The 3pi robot is designed to excel in line-following and maze-solving competitions. It has a small size (9.5 cm/3.7" diameter, 83 g/2.9 oz without batteries) and takes just four AAA cells (not included), while a unique power system runs the motors at a constant 9.25 V independent of the battery charge level. The regulated voltage allows the 3pi to reach speeds up to 100 cm/second while making precise turns and spins that don’t vary with the battery voltage.
The 3pi robot makes a great platform for people with C programming experience to learn robotics, and it is a fun environment for ambitious beginners to learn C programming. At its heart is an Atmel ATmega328P microcontroller running at 20 MHz and featuring 32 KB of flash program memory, 2 KB RAM, and 1 KB of persistent EEPROM memory. The popular, free GNU C/C++ compiler works perfectly with the 3pi, Atmel Studio provides a comfortable development environment, and an extensive set of libraries provided by Pololu makes it a breeze to interface with all of the integrated hardware. The 3pi is also compatible with the popular Arduino development platform. We provide a number of sample programs to show how to use the various 3pi components, as well as how to perform more complex behaviors such as line following and maze solving.
For instructions on setting up and programming the 3pi, including sample code, contest ideas, and more, see the 3pi User’s Guide.
An external AVR ISP programmer, such as Pololu's USB AVR programmer is required to program the 3pi.
The 3pi is powered by 4 AAA batteries, which are not included. We recommend rechargeable NiMH cells
Checkout Pololu's 3Pi Video Gallery.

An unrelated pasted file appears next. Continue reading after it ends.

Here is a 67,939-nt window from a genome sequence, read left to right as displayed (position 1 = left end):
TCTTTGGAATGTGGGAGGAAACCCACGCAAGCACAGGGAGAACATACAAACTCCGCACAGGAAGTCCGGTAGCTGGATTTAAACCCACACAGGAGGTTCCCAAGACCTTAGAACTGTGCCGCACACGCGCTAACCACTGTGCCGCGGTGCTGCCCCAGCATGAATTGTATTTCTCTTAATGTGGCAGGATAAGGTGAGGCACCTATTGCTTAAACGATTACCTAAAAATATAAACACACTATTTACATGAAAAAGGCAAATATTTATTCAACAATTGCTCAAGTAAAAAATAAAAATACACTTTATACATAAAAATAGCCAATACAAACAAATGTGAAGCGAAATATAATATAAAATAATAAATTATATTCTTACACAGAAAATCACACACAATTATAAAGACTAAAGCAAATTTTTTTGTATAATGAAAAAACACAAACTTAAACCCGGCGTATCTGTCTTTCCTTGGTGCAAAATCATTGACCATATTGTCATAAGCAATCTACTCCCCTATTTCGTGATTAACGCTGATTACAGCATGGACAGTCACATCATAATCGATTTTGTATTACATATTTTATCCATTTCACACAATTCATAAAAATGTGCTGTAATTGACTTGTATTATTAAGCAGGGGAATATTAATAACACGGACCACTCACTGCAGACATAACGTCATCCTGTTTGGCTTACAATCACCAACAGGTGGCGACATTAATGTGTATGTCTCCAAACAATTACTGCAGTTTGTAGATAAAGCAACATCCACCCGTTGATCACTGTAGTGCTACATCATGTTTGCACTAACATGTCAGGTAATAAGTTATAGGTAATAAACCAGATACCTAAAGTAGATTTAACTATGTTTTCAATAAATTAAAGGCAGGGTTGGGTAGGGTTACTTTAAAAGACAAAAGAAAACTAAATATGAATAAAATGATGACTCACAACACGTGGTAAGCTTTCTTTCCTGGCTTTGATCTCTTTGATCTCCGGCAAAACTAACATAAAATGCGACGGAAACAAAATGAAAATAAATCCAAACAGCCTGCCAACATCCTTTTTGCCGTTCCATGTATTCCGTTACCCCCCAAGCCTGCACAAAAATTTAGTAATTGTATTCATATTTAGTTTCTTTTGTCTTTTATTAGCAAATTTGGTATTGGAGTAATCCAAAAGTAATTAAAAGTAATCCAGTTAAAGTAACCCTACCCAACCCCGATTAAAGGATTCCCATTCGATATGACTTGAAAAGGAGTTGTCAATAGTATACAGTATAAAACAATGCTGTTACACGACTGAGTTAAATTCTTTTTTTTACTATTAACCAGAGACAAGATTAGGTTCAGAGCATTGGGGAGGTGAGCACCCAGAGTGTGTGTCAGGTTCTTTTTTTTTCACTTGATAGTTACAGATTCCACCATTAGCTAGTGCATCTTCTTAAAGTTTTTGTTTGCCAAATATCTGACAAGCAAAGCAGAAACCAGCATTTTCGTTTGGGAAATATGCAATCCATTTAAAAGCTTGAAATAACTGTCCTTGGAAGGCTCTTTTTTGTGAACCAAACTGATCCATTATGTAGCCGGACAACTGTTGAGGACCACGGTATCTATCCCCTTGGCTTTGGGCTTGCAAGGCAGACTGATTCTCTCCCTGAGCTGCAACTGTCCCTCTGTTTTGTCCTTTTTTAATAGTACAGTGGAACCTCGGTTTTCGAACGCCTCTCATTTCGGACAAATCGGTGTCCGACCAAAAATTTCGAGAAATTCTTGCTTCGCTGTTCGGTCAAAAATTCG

Note: The 3pi robot currently ships with an LCD with a black bezel as shown in the main product picture, not the silver-bezeled LCD shown in some of the product photos and videos.
- Processor: ATmega168/328P
- Motor driver: TB6612FNG
- Motor channels: 2
- User I/O lines: 21
- Minimum operating voltage: 3 V2
- Maximum operating voltage: 7 V2
- Maximum PWM frequency: 80 kHz
- Reverse voltage protection?: Y
- External programmer required?: Y
- Digital I/O lines PD0 and PD1 are available; two more analog inputs and one analog/digital pin can be made available by removing jumpers and disabling special features of the board.
- Designed for use with 4 x AAA NiMH or Alkaline cells. A step-up regulator boosts the motor voltage to 9.25 V.
Pololu 3pi Forum Section
The 3pi discussion section of the Pololu Robotics Forum.
Tabletop Robotics 3pi Projects
A series of interesting, customer-created open source projects for the 3pi robot, including barcode reading, grid navigation, and remote control.
Simple 3pi Projects for the Arduino IDE
These customer-written projects are intended to introduce the novice user to all the components on the 3pi robot and how they can be used while programming with the Arduino IDE. Each project builds on the one before it and comments within the programs are used to provide background information when new items are introduced. By Daniel J. Sullivan, August 2011.
Atmel’s product page for the ATmega328P.
AVR Libc Home Page
The web site for AVR Libc, which is the standard library of functions that you may use with C on the AVR.
AVR community with forums, projects, and AVR news.
GCC, the GNU Compiler Collection
Documentation for GCC, including the AVR GCC C/C++ compilers.
A free, open-source suite of development tools for the AVR family of microcontrollers, including the GNU GCC compiler for C/C++.
AVR Studio 4
The older version of Atmel’s free integrated development environment (IDE) for AVRs, which is no longer supported by Atmel.
Pololu 3pi: the 10,000 Mile Review
Review of the 3pi robot written by R. Steven Rainwater, founding editor of Robots.net.
Tutorial: AVR Programming on the Mac
Customer Michael Shimniok has written a guide to programming AVRs (the Orangutan LV-168, specifically) using the Mac.
Otimização Do Algoritmo De Maze Solver Para O Robô Pololu 3pi
A paper (in Portuguese) describing the Pololu 3pi robot in general, and, specifically, how to write optimized maze solving code. By Ana Paula, December 2010.